Everybody hopes to get positive reinforcement for the things that they create. Yet, sometimes we create things in life that we are proud of that do not get any reinforcement from our friends. Those things can range from posting a picture of your healthy dinner to writing a book or graduating with honors from a top tier university. Those accomplishments that you are proud of should satisfy us without being shown off to the world. If we can not enjoy a carrot salad without the world giving it some kind of approval, we have a deeper problem.

Yet, this is a universal phenomenon with those who post on Facebook. People have a way of posting things that will get them a big number of likes. During my own time on Facebook, I could tell when a person was going “fishing for likes.” Some people would throw in a selfie holding an animal high in the air with a quote that screamed, please like this post. These kinds of posts almost guarantee likes, and those who are “Facebook savvy” understand that it is wise to post these kinds of things from time to time if they want to remain relevant. Yet, one could argue that it is pathetic that one has to do this to feel validated.

Research by the University of Queensland School of Psychology found that being ignored on Facebook is maddening (Matyszczyk, C. 2014). The reality is that most people do not sign onto Facebook to see how others are doing. Most people sign in to see if other people have noticed them. When people do not get noticed, it drives them crazy. Nobody likes to talk to themselves, and if nobody ever interacted with you on Facebook, you would likely eventually leave. Yet, if you once had interaction with other people and were then ignored, it would likely drive you mad.

In the first study, one group of Facebook users would just lurk and not post, while the other group could post as they normally did. In the second study, both groups could post as they wished, but the second group didn’t realize that their computers were set up so that they could not get any likes, comments, or other approbation for what they said. The second group felt invisible and ignored. “Once you've taken your place inside the virtual circle, you have to constantly participate, out of fear of being shunned. You have to keep liking your lover's every post. You have to befriend everyone you know and even those you don't. You have to keep your profile active and your numbers up. Otherwise, you're ostracized. And no one likes that” (Matyszczyk, C. (2014).

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  1. Oh dear. The last paragraph really got me. I just peeked on Facebook and saw how most of the people I know and family members are busy "like" ing and "love" ing and commenting on photos that were just posted a few hours ago. I didn't like anything, I just looked and I quickly jumped off before anxiety sets in. However, we know that "lurking" is not acceptable if you want to be a member of the club. I have 500+ plus "friends", the nerve of me to go on there and not spend an hour validating my "friends" breakfasts that they prepared or patting them on the head for going on that brisk hike! What is wrong with me?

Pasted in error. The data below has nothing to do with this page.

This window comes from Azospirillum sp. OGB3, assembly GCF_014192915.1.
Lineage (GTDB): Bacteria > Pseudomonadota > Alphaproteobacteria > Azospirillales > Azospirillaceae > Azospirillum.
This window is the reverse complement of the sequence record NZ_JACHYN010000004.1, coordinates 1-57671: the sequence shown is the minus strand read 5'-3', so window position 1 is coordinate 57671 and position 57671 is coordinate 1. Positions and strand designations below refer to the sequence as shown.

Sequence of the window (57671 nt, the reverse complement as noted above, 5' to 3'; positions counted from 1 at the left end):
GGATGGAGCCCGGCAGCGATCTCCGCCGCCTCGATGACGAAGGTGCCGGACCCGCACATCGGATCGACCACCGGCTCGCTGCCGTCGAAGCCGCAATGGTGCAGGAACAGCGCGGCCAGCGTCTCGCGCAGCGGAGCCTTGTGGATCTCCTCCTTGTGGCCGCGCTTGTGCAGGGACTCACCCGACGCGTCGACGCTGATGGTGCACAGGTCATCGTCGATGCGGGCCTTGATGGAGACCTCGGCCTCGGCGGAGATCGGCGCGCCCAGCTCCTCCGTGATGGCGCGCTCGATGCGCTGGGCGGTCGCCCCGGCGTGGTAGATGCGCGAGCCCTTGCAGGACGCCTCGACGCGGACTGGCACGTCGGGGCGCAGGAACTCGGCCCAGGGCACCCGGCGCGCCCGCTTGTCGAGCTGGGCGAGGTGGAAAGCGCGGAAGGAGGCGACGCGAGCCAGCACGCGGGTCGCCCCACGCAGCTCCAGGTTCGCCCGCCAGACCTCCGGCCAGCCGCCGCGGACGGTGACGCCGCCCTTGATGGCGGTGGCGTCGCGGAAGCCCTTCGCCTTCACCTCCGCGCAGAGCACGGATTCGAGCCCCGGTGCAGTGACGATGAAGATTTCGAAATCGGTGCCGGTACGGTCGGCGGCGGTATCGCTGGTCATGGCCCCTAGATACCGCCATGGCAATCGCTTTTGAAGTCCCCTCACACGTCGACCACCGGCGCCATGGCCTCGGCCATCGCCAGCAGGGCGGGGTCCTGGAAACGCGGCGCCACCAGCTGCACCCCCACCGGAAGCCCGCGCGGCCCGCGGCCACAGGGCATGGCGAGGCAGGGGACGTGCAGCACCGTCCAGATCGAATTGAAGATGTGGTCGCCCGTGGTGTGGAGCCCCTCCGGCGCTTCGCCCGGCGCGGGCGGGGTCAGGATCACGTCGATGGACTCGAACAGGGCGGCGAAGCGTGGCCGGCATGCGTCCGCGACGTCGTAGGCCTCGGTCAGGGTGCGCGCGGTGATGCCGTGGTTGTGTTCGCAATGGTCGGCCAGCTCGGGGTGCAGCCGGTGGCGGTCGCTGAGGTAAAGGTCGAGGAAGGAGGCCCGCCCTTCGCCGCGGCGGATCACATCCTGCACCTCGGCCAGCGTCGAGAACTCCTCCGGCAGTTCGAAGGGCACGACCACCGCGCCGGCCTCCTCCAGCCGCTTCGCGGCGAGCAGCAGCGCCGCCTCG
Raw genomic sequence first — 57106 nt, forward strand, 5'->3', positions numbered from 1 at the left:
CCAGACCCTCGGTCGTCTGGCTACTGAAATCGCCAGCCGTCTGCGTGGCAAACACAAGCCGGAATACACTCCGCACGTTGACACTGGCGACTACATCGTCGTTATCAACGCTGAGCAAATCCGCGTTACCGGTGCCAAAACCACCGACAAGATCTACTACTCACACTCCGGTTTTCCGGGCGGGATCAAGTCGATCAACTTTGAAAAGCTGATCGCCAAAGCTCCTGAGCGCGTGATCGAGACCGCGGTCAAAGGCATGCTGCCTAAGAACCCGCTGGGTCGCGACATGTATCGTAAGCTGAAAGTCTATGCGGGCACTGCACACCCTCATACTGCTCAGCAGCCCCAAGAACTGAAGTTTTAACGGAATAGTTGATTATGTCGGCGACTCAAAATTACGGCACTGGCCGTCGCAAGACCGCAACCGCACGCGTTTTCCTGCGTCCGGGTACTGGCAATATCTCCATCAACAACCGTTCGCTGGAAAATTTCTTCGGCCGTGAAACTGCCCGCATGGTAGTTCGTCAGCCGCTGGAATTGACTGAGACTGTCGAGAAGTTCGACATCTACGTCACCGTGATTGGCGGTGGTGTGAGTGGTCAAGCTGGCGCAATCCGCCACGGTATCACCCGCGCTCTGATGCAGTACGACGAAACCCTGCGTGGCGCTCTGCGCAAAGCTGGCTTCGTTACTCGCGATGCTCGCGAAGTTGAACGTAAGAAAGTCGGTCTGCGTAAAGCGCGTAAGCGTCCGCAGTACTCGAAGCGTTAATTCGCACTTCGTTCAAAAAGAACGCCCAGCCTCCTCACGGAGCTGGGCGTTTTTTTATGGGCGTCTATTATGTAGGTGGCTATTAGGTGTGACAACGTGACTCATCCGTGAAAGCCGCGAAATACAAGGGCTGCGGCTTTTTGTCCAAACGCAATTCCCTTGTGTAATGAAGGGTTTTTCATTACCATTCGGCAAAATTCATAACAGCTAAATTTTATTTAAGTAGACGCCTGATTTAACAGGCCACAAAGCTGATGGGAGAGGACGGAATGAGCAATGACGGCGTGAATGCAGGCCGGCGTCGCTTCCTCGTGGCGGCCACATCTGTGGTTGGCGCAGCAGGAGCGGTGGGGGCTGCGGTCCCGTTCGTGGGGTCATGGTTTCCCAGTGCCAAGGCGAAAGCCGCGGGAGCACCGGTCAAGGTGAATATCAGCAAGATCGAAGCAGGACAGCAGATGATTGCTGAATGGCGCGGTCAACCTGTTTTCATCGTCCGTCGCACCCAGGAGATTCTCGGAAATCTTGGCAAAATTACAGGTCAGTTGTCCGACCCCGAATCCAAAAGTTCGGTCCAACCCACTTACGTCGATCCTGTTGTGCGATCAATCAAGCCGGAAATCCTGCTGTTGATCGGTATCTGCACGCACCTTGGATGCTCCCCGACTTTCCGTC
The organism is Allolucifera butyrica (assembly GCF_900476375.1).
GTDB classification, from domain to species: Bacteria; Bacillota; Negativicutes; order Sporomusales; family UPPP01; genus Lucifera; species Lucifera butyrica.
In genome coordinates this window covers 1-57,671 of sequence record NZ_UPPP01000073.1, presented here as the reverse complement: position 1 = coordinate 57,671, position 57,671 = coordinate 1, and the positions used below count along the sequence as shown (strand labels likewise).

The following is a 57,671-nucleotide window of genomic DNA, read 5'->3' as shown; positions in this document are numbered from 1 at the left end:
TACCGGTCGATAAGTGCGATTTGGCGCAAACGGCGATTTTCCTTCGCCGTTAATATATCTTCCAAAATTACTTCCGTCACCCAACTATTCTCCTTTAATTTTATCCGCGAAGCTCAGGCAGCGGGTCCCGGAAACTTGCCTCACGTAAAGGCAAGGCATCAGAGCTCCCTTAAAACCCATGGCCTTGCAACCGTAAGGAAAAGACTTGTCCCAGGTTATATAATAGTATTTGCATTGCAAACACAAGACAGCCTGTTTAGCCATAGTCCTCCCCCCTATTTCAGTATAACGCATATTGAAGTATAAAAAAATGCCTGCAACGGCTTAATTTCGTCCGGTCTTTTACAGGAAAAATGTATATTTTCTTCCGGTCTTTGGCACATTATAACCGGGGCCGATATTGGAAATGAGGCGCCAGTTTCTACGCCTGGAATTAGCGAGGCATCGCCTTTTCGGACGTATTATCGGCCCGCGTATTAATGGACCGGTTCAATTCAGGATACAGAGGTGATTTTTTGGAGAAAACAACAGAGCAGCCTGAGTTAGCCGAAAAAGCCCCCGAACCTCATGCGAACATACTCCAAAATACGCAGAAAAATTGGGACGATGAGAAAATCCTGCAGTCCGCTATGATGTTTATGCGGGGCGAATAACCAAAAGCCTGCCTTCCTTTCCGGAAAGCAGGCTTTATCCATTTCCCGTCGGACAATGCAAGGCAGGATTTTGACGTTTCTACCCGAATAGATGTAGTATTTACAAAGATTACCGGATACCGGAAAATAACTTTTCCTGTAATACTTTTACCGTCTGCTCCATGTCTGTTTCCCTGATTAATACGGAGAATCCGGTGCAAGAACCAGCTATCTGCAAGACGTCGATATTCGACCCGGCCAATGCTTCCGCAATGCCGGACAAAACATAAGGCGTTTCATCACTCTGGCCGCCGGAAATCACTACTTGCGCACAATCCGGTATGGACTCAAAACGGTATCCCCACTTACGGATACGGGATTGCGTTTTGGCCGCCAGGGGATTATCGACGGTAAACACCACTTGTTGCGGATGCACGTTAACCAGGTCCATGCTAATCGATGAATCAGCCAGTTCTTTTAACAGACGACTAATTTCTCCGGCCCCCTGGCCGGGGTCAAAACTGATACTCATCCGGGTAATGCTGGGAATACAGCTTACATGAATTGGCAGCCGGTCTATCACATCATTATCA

Seriously, I do worry - too much - that by only lurking I am swiftly falling behind. However, I'm sick of it, the fear of being shunned by not constantly participating, by not spending an hour or more of my day - every day - crowing about other's perceived achievements and successes. Before Facebook existed, none of us were required to do any of this nonsenses all_ day_ long! We just lived! It was simple, organic, easier and it was way better.

    I'm going to try to deactivate for the New Year and see what happens. Can I do it? Or will I continue to torture myself by "lurking" and not participating constantly with the resultant worry that if I lurk and I do not participate that others will shun me and leave me behind?

    I wish the world would join together and stop participating in this experiment gone wrong but the constant ego gratification that *is* Facebook is too difficult to resist for most humans. The genie is way out of the bottle. I have to remember there is no law (not yet anyway) that requires me or anyone else to participate.

    I thank you for this wonderful site, it is so helpful to know there are other like-minded people out there!